Life on Pig Row: Trust in our soil

p22 Oldhams2013High on the Saddleworth hills, the Oldham family have created an inspiring kitchen garden which provides a wealth of rich flavours for the kitchen and larder. This column, written by Andrew and Carol, follows their journey throughout the year

For more information, visit their website www.lifeonpigrow.co.uk

WE PLACE our trust in the soil. We do it every day of our lives and most of us never realise that we do so.

Our beautiful valleys that take away our breath, our hills like slumbering giants pulling down the sky upon their backs and our sinuous rivers that gurgle, dawdle and whisper on hot summer nights and rage into the dead night of winter are all on the brink.

In Uppermill this winter we saw the park flood, homes sand bagged and businesses silted up. The river at the stepping stones brimmed, frothed brown with peat and grit.

As the waters receded we saw that giants had fought in the raging waters leaving behind stones; large banks of shale, brick and rubbish from upstream but the soil was washed away. Trees torn clean of roots and new channels, gullies and waterfalls cascaded down our hills.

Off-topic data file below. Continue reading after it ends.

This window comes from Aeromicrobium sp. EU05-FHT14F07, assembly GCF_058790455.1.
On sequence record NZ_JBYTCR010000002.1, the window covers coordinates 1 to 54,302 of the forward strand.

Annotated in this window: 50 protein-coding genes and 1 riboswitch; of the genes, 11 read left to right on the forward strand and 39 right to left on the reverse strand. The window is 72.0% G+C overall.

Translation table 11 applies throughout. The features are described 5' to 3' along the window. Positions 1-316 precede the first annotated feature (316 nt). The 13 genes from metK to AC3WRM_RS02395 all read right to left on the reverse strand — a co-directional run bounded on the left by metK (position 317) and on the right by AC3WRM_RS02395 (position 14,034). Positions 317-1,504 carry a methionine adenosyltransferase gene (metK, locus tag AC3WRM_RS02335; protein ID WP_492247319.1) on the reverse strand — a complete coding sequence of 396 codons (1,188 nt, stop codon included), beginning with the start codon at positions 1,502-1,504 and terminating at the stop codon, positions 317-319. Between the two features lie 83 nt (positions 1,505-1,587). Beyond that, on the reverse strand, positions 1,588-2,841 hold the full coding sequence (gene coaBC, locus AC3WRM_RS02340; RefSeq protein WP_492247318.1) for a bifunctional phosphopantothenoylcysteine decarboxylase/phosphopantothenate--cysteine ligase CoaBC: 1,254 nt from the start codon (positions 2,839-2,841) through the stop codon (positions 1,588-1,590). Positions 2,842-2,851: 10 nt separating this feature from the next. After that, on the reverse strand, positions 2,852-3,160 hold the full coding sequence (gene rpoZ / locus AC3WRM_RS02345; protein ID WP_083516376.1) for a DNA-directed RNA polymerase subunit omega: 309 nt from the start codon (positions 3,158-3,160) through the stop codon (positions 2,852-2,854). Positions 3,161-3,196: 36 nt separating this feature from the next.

The news have called it a once in one hundred year event. Tell the people in Uppermill and Delph that – the poor devils who had to dig out foul, fetid stenches from their lounges, their shop fronts and their lives. Yell that to the poor buggers over in the Calderdale valley who weren’t just subjected to it once and will see it again in their lifetimes.

Our flood plans, our flood defences are laughable. We plan for the next flood, we plan for twenty years ahead and we neglect the obvious. Around the world today around 40 per cent of soil used for agriculture is classed as degraded or seriously degraded.

The soil in Saddleworth is in the latter classification thanks to erosion from wind and rain, thanks to our hills and lack of forests.

Today we are losing our soil, at best, ten times faster than we can replace it and, at worst, forty times faster than we can make it.

Replacing it means one thing: the destruction of forests, the draining of bogs and the decimation of natural environments.

We may not think that soil is important. We may think it has always rained in our villages. That things have been the same way for a hundred years but our weather records tell us things have changed. We are now wetter and more worried about weather than we have ever been.

We place our trust in soil but we need to start learning the importance of it before we are eroded to nothing.

 

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